Tuesday, November 16, 2010


I had a chance to go to the WDFW Director's roundtable in Aberdeen last night. It was a great opportunity to learn about the budget issues effecting the department and talk directly to Phil Anderson, the Director of WDFW. Along with the director, there were numerous staff members there to respond to questions. The director discussed the budget and seemed eager to hear from the public about any ideas to save money and fishing and hunting problems. It was a full house with a great question and answer period with Phil Anderson.

While it was a full house there is a certain segment of the fishing community completely absent from these meetings. There were very few young people present. I am 38 years old and felt like a young kid at this forum. During the numerous questions, there were only two other questions besides mine that specifically dealt with protecting wild fish. Where are the wild fish advocates? Where are all the passionate anglers that post enthusiastically on internet fishing boards about catch and release and protecting wild steelhead?

Yes, the meeting wasn't in a large Puget Sound city, but Aberdeen is one hour from Olympia. It's not that far to speak to the head of the agency and meet and learn from area biologists and fish program managers.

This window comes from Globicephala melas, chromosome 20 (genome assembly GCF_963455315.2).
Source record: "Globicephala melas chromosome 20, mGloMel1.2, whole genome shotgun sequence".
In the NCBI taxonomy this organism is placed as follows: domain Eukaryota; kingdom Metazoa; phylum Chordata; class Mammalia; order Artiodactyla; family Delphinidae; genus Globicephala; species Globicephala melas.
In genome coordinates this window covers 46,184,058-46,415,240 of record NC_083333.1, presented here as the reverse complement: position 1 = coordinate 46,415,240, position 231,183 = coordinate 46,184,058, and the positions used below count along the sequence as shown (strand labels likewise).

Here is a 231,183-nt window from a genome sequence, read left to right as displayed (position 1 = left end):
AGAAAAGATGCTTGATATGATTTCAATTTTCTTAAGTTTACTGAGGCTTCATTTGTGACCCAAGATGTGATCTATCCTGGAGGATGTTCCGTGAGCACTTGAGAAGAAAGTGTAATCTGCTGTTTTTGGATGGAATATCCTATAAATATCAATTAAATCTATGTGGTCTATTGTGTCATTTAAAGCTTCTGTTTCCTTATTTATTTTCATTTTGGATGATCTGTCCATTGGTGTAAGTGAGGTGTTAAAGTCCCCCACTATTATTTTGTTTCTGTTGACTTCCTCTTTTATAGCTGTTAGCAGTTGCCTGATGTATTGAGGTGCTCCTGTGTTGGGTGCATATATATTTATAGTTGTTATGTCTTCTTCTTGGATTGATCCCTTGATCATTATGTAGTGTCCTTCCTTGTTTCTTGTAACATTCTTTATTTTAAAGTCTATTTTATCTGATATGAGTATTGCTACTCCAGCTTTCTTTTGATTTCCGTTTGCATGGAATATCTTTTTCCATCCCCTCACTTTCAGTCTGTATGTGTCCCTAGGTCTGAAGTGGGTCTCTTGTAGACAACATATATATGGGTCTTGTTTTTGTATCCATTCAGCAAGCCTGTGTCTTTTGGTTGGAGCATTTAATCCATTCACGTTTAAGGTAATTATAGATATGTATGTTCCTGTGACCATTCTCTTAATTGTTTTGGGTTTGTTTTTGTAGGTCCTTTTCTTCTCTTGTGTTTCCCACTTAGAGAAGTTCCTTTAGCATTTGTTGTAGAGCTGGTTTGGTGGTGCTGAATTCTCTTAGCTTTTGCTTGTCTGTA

When you wonder why WDFW continues to use old ideas in their management, look to who goes to these meetings and speaks to the decision makers.


  1. I think part of the problem is that these meetings are generally not well advertised. I for one try to keep my ear to the ground about opportunities like this but hadn't heard about the meeting in Aberdeen.

  2. This meeting was posted on WDFW's website (under news releases) since October 21.

    I understand that there are few fishermen out of the total population that go to meetings, but it seems like pro-hatchery and pro-harvest fishermen seem to make the time for these meetings.

    If I hear of any meetings like this in the future, I will certainly do more to publicize them.